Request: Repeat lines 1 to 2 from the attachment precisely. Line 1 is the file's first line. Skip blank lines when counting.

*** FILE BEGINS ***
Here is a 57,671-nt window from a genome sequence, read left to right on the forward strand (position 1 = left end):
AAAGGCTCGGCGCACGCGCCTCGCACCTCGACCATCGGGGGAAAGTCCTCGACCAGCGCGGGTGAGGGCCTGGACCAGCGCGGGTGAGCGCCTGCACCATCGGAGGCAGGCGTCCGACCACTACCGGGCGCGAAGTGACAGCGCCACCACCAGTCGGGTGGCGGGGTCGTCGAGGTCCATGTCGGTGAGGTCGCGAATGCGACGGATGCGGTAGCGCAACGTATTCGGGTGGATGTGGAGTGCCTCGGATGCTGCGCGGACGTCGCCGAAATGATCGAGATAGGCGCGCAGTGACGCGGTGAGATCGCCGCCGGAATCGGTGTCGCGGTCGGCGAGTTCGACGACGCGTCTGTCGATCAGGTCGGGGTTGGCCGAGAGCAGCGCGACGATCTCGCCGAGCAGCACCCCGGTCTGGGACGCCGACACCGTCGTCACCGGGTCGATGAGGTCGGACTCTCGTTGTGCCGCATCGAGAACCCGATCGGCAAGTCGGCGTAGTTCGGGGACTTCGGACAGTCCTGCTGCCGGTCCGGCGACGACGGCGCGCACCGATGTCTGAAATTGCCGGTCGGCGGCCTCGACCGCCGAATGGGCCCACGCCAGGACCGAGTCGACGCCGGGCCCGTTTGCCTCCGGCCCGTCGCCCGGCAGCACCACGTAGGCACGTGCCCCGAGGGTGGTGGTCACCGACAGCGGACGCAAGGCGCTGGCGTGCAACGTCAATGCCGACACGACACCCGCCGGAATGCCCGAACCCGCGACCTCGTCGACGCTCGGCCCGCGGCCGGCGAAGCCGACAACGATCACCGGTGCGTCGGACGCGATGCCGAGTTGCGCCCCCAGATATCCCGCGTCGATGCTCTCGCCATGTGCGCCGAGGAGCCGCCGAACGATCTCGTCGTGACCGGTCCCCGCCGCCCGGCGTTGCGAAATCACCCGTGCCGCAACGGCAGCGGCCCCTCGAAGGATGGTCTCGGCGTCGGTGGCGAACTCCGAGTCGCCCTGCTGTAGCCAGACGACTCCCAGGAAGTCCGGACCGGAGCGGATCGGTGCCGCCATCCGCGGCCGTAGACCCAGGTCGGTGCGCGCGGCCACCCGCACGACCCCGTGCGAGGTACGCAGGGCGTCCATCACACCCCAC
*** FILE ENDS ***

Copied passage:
Here is a 57,671-nt window from a genome sequence, read left to right on the forward strand (position 1 = left end):
AAAGGCTCGGCGCACGCGCCTCGCACCTCGACCATCGGGGGAAAGTCCTCGACCAGCGCGGGTGAGGGCCTGGACCAGCGCGGGTGAGCGCCTGCACCATCGGAGGCAGGCGTCCGACCACTACCGGGCGCGAAGTGACAGCGCCACCACCAGTCGGGTGGCGGGGTCGTCGAGGTCCATGTCGGTGAGGTCGCGAATGCGACGGATGCGGTAGCGCAACGTATTCGGGTGGATGTGGAGTGCCTCGGATGCTGCGCGGACGTCGCCGAAATGATCGAGATAGGCGCGCAGTGACGCGGTGAGATCGCCGCCGGAATCGGTGTCGCGGTCGGCGAGTTCGACGACGCGTCTGTCGATCAGGTCGGGGTTGGCCGAGAGCAGCGCGACGATCTCGCCGAGCAGCACCCCGGTCTGGGACGCCGACACCGTCGTCACCGGGTCGATGAGGTCGGACTCTCGTTGTGCCGCATCGAGAACCCGATCGGCAAGTCGGCGTAGTTCGGGGACTTCGGACAGTCCTGCTGCCGGTCCGGCGACGACGGCGCGCACCGATGTCTGAAATTGCCGGTCGGCGGCCTCGACCGCCGAATGGGCCCACGCCAGGACCGAGTCGACGCCGGGCCCGTTTGCCTCCGGCCCGTCGCCCGGCAGCACCACGTAGGCACGTGCCCCGAGGGTGGTGGTCACCGACAGCGGACGCAAGGCGCTGGCGTGCAACGTCAATGCCGACACGACACCCGCCGGAATGCCCGAACCCGCGACCTCGTCGACGCTCGGCCCGCGGCCGGCGAAGCCGACAACGATCACCGGTGCGTCGGACGCGATGCCGAGTTGCGCCCCCAGATATCCCGCGTCGATGCTCTCGCCATGTGCGCCGAGGAGCCGCCGAACGATCTCGTCGTGACCGGTCCCCGCCGCCCGGCGTTGCGAAATCACCCGTGCCGCAACGGCAGCGGCCCCTCGAAGGATGGTCTCGGCGTCGGTGGCGAACTCCGAGTCGCCCTGCTGTAGCCAGACGACTCCCAGGAAGTCCGGACCGGAGCGGATCGGTGCCGCCATCCGCGGCCGTAGACCCAGGTCGGTGCGCGCGGCCACCCGCACGACCCCGTGCGAGGTACGCAGGGCGTCCATCACACCCCAC